There aren’t many places in London where you can expect to come face to face with a walrus. The Horniman Museum fills this void. Sort of. It’s a stuffed walrus. A giant, bean-bag-like, tired looking creature with menacing tusks. Peer past this, though, and you’ll find so much more.

Inside there are more worn carcasses to gawp at. Spiky puffer fish peer out from cabinets shared with hedgehogs, while foxes of all sizes are nestled within foliage, trapped behind glass. Some animals, such as the poor walrus, are embarrassingly over-stuffed, bulbous giants. This remains as a lasting sign of the times: some of these exotic creatures were little known to Victorian Britain. Giant elephant skulls, ostrich bones and mounted dog heads may not be for everyone, but – fear not – the museum is more than an ode to taxidermy.

The Horniman holds a random lot of objects organised in an unusual fashion. A dense anthropological collection explores our changing perspectives on the outside world; our continually reshaped focus on “the other”, while the largest collection of musical instruments in the UK and bright pieces of modern art excite other senses, as does the aquarium housed downstairs.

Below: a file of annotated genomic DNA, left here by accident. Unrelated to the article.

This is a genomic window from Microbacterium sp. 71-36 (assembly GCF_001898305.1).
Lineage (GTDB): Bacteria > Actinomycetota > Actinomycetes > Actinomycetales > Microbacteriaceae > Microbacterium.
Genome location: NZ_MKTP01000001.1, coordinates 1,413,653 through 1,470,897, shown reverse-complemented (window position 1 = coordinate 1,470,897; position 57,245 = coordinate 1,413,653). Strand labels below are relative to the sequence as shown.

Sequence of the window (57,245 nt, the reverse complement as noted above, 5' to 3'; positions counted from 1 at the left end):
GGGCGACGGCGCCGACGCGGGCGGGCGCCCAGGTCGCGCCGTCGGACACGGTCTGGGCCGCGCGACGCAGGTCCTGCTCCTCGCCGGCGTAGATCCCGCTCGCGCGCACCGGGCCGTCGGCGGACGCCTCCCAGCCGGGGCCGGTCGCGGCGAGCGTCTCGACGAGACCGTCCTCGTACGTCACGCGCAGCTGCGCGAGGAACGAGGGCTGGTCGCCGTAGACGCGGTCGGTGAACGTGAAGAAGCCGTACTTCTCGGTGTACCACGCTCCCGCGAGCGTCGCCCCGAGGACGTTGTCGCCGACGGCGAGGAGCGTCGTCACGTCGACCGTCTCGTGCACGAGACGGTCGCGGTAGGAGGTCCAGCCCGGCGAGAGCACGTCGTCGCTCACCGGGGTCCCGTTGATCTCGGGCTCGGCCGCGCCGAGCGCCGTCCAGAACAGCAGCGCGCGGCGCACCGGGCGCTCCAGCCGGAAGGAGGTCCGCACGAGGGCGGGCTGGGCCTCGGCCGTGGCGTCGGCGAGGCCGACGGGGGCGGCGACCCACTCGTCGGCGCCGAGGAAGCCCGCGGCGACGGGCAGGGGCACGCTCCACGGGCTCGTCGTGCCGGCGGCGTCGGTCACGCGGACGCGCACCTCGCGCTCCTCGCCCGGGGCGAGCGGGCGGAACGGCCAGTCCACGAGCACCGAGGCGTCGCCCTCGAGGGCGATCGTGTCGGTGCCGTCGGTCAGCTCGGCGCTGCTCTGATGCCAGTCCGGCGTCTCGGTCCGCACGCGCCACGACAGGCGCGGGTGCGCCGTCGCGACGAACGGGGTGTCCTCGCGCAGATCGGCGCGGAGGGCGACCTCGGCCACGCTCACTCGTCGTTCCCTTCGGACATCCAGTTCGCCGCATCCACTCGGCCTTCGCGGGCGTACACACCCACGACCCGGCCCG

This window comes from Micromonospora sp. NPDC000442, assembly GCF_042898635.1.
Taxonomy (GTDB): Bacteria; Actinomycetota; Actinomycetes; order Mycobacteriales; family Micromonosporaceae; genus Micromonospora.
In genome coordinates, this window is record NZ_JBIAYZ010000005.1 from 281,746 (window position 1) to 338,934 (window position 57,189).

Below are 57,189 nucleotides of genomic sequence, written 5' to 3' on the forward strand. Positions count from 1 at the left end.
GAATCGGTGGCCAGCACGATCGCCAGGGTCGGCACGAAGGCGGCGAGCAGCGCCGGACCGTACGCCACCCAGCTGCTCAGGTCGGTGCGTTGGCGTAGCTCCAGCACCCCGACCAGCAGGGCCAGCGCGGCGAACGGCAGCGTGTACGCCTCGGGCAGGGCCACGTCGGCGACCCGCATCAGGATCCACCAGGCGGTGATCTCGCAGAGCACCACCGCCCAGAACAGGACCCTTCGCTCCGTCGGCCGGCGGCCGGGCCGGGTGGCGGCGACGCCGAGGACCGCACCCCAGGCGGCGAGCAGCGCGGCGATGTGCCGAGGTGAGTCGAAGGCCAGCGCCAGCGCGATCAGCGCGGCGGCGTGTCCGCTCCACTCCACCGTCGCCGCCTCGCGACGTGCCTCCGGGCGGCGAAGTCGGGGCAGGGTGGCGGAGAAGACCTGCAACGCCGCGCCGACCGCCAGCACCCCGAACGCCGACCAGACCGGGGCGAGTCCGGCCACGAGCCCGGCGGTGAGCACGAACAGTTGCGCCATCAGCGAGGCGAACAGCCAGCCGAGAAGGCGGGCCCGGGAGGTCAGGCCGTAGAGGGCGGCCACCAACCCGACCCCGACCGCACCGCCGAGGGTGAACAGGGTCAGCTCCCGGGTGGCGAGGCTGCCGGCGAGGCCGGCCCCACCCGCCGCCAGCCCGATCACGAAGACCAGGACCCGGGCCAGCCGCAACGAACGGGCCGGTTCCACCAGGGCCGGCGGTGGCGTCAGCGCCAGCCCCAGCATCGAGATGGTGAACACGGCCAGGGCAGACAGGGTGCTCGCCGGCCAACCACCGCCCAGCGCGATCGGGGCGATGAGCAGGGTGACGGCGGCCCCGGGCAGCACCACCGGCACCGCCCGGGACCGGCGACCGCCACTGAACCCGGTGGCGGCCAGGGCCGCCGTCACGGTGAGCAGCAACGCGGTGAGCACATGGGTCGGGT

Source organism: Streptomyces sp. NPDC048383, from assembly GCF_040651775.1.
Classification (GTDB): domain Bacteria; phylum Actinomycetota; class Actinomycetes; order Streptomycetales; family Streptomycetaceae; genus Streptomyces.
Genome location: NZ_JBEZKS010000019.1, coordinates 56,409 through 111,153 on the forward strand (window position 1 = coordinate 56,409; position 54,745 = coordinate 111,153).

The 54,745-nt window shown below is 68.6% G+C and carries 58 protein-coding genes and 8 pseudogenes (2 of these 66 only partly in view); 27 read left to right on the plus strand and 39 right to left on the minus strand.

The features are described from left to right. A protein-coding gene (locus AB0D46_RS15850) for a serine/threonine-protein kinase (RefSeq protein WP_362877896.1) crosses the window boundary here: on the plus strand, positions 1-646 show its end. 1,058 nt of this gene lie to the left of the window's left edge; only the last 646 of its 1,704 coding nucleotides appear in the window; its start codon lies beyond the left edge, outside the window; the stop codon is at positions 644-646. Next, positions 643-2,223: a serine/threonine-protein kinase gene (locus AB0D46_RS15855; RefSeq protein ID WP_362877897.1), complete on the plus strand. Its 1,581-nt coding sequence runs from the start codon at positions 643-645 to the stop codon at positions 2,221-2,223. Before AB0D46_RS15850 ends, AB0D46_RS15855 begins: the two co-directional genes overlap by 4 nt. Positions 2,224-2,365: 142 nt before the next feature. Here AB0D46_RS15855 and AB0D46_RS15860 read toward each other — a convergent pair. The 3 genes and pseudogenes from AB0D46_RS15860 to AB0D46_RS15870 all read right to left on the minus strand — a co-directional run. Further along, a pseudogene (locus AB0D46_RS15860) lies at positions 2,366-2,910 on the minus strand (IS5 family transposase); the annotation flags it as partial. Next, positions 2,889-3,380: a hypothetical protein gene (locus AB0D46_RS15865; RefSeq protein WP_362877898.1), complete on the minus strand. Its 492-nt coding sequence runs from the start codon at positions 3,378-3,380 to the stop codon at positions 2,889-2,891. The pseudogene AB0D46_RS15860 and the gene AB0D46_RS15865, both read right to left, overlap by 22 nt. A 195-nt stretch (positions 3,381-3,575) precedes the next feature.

For those who quickly tire of traditional museum fare, this place could have the opposite effect. For starters, it is child friendly. Very child friendly. Some exhibits are hugely interactive. Throughout, whether looking at seahorses or reading about the history of performance in European classical music, you’ll find the explanations fairly simple. This place can make you feel that little bit too old. But then there is an escape: sixteen acres of beautiful gardens encircle the museum. You could easily spend a sunny afternoon here, trailing through the interesting buildings, some unimpressively modern, others resembling Victorian garden rooms, eventually settling down on the grass to doze.

In short, this place is worth a trek up Forest Hill. Look out for the clock tower followed by a totem pole and you’ll know you’re on the right track.

Nearest Tube: Forest Hill.

Entrance to Museum and Gardens is free, there is a charge for the major  exhibitions.

 

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